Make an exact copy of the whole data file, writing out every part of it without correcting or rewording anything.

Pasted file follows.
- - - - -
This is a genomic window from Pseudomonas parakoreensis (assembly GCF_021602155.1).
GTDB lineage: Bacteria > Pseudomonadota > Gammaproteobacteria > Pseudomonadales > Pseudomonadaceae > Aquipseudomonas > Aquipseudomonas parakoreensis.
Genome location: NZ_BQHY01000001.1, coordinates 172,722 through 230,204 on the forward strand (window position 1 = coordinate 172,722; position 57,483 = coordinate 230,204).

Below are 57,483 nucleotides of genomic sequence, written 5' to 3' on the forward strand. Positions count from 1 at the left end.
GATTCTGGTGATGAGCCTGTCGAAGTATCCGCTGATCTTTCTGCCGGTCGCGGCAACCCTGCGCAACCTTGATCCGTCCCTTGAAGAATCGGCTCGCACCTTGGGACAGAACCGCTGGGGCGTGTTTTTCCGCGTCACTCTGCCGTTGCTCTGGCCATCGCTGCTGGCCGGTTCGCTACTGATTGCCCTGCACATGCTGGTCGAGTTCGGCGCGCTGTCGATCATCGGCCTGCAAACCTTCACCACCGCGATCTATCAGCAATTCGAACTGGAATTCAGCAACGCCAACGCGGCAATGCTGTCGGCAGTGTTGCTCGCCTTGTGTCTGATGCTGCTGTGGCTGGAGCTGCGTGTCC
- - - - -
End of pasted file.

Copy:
This is a genomic window from Pseudomonas parakoreensis (assembly GCF_021602155.1).
GTDB lineage: Bacteria > Pseudomonadota > Gammaproteobacteria > Pseudomonadales > Pseudomonadaceae > Aquipseudomonas > Aquipseudomonas parakoreensis.
Genome location: NZ_BQHY01000001.1, coordinates 172,722 through 230,204 on the forward strand (window position 1 = coordinate 172,722; position 57,483 = coordinate 230,204).

Below are 57,483 nucleotides of genomic sequence, written 5' to 3' on the forward strand. Positions count from 1 at the left end.
GATTCTGGTGATGAGCCTGTCGAAGTATCCGCTGATCTTTCTGCCGGTCGCGGCAACCCTGCGCAACCTTGATCCGTCCCTTGAAGAATCGGCTCGCACCTTGGGACAGAACCGCTGGGGCGTGTTTTTCCGCGTCACTCTGCCGTTGCTCTGGCCATCGCTGCTGGCCGGTTCGCTACTGATTGCCCTGCACATGCTGGTCGAGTTCGGCGCGCTGTCGATCATCGGCCTGCAAACCTTCACCACCGCGATCTATCAGCAATTCGAACTGGAATTCAGCAACGCCAACGCGGCAATGCTGTCGGCAGTGTTGCTCGCCTTGTGTCTGATGCTGCTGTGGCTGGAGCTGCGTGTCC